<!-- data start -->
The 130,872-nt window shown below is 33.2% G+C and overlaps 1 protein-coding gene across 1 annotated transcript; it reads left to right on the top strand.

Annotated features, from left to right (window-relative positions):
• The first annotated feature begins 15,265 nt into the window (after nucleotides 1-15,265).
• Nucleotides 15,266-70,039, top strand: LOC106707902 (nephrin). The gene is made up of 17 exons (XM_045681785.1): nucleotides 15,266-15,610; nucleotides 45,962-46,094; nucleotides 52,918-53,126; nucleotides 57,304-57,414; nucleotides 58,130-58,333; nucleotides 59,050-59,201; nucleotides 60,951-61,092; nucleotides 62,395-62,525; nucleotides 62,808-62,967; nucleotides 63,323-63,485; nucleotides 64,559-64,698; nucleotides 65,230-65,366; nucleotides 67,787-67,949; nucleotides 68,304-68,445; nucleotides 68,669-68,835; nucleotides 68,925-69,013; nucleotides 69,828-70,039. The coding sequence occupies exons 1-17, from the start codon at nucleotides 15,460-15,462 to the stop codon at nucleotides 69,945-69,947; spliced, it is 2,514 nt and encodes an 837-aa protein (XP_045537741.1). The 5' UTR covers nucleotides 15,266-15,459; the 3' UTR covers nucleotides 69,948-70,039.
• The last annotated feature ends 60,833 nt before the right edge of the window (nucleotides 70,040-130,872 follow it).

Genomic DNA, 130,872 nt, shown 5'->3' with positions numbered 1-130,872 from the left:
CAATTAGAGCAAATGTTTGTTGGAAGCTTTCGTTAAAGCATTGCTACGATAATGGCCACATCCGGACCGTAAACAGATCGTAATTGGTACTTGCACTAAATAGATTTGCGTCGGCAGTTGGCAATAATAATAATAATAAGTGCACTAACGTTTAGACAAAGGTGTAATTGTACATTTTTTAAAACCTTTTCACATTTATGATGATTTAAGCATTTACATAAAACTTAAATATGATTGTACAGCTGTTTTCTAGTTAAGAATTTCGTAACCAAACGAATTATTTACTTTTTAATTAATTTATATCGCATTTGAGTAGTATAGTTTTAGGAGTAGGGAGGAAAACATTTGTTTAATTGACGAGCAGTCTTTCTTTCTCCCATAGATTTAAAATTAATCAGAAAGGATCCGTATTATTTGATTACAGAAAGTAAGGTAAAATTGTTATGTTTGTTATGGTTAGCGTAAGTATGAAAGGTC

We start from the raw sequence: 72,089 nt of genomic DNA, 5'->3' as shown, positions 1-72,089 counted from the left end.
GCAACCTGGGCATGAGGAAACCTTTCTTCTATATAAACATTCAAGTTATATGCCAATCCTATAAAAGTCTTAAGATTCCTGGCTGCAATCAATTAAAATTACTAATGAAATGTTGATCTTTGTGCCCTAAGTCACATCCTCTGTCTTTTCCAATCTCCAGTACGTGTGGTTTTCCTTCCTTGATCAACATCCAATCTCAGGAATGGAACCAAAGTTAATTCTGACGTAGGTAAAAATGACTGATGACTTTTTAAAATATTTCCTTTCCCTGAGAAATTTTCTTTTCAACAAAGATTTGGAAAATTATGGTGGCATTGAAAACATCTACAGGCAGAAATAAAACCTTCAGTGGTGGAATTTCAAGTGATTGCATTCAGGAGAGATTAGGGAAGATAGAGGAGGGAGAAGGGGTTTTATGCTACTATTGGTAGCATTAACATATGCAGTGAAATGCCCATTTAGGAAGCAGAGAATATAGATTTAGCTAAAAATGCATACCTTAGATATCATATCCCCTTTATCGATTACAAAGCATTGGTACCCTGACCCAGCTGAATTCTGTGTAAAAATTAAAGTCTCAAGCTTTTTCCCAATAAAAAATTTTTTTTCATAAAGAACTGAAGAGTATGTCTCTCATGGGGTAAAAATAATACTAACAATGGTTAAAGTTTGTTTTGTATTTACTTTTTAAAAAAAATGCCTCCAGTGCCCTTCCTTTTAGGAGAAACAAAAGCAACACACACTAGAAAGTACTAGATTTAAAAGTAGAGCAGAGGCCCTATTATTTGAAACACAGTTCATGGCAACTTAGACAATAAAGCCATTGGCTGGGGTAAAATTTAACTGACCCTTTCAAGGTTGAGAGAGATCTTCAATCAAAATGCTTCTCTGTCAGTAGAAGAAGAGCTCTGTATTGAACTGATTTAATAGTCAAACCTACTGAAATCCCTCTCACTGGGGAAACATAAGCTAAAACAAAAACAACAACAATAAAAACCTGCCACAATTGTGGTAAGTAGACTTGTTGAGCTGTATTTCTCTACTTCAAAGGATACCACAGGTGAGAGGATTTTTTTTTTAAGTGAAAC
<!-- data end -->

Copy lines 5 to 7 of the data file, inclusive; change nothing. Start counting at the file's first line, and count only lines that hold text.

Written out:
• The last annotated feature ends 60,833 nt before the right edge of the window (nucleotides 70,040-130,872 follow it).

Genomic DNA, 130,872 nt, shown 5'->3' with positions numbered 1-130,872 from the left:
CAATTAGAGCAAATGTTTGTTGGAAGCTTTCGTTAAAGCATTGCTACGATAATGGCCACATCCGGACCGTAAACAGATCGTAATTGGTACTTGCACTAAATAGATTTGCGTCGGCAGTTGGCAATAATAATAATAATAAGTGCACTAACGTTTAGACAAAGGTGTAATTGTACATTTTTTAAAACCTTTTCACATTTATGATGATTTAAGCATTTACATAAAACTTAAATATGATTGTACAGCTGTTTTCTAGTTAAGAATTTCGTAACCAAACGAATTATTTACTTTTTAATTAATTTATATCGCATTTGAGTAGTATAGTTTTAGGAGTAGGGAGGAAAACATTTGTTTAATTGACGAGCAGTCTTTCTTTCTCCCATAGATTTAAAATTAATCAGAAAGGATCCGTATTATTTGATTACAGAAAGTAAGGTAAAATTGTTATGTTTGTTATGGTTAGCGTAAGTATGAAAGGTC